US Secretary of State Rex Tillerson on Friday faced a grilling by global peers seeking clarity on Washington’s position on the Syria conflict ahead of UN peace talks in Geneva.
On the sidelines of a G20 gathering in Germany, Tillerson joined a group of countries supporting the Syrian opposition for talks pushing a political solution to the nearly six-year war.
It is the first meeting of the so-called “like-minded” nations — made up of around a dozen Western and Arab countries as well as Turkey — since US President Donald Trump took office.
Tillerson, on his first diplomatic trip abroad, will face pressure to spell out where Trump stands on the future of Syrian President Bashar al-Assad.
“It will be an opportunity to gauge the American position on the political aspect of the Syrian issue,” a French diplomatic source told AFP.
The meeting came ahead of a new round of United Nations-led talks in Geneva on February 23 involving Syrian regime and rebel representatives.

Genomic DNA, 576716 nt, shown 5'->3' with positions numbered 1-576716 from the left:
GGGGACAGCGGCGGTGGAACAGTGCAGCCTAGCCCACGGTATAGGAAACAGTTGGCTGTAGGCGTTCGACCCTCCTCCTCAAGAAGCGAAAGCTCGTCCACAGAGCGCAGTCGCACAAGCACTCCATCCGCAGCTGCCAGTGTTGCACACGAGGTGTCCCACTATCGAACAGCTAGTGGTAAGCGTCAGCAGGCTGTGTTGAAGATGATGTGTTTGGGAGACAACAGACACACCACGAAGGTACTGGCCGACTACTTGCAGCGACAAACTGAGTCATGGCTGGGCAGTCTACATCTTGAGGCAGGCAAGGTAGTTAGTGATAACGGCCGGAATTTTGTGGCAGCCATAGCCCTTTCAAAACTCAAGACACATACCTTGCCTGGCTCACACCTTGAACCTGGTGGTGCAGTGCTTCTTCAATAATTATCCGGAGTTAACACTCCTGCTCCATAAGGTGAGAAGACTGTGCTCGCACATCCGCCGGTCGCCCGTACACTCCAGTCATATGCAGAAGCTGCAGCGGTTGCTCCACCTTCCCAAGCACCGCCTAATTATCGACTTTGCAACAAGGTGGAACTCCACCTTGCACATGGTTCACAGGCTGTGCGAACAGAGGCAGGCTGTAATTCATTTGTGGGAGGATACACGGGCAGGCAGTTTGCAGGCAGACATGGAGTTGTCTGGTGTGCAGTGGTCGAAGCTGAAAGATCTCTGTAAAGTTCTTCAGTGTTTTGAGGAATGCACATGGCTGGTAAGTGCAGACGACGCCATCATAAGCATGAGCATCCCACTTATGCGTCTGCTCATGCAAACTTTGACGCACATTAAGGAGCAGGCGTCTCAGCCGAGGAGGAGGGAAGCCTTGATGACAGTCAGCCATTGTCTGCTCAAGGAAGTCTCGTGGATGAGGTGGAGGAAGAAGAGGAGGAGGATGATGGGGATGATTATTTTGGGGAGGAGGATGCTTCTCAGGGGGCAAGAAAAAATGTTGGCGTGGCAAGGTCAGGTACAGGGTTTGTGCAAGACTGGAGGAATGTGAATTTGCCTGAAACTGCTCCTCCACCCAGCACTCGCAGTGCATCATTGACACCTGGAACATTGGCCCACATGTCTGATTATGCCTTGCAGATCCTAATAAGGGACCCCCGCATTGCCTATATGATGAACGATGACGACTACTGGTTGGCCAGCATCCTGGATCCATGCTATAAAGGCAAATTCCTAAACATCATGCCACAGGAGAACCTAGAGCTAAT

Trump has called for closer cooperation with Moscow in the fight against the ISIL Takfiri group in Syria, leaving the Assad question open.
With Russia’s sway in the conflict growing, Moscow has seized the initiative by hosting separate peace talks in Kazakhstan along with Turkey, to broker a fragile six-week truce between Syria’s warring parties.
“It’s essential to know what the US administration has in mind,” a European diplomat said ahead of Friday’s talks in the German city of Bonn.
“Our goal is to make sure to bring the (peace) process back under UN control,” the source added.
German Foreign Minister Sigmar Gabriel, host of the G20 meeting, said he wanted the “like-minded” countries to speak as one.
“What we need is unity so we can achieve the resumption of negotiations in Geneva between the different interest groups and parties to the Syrian conflict.”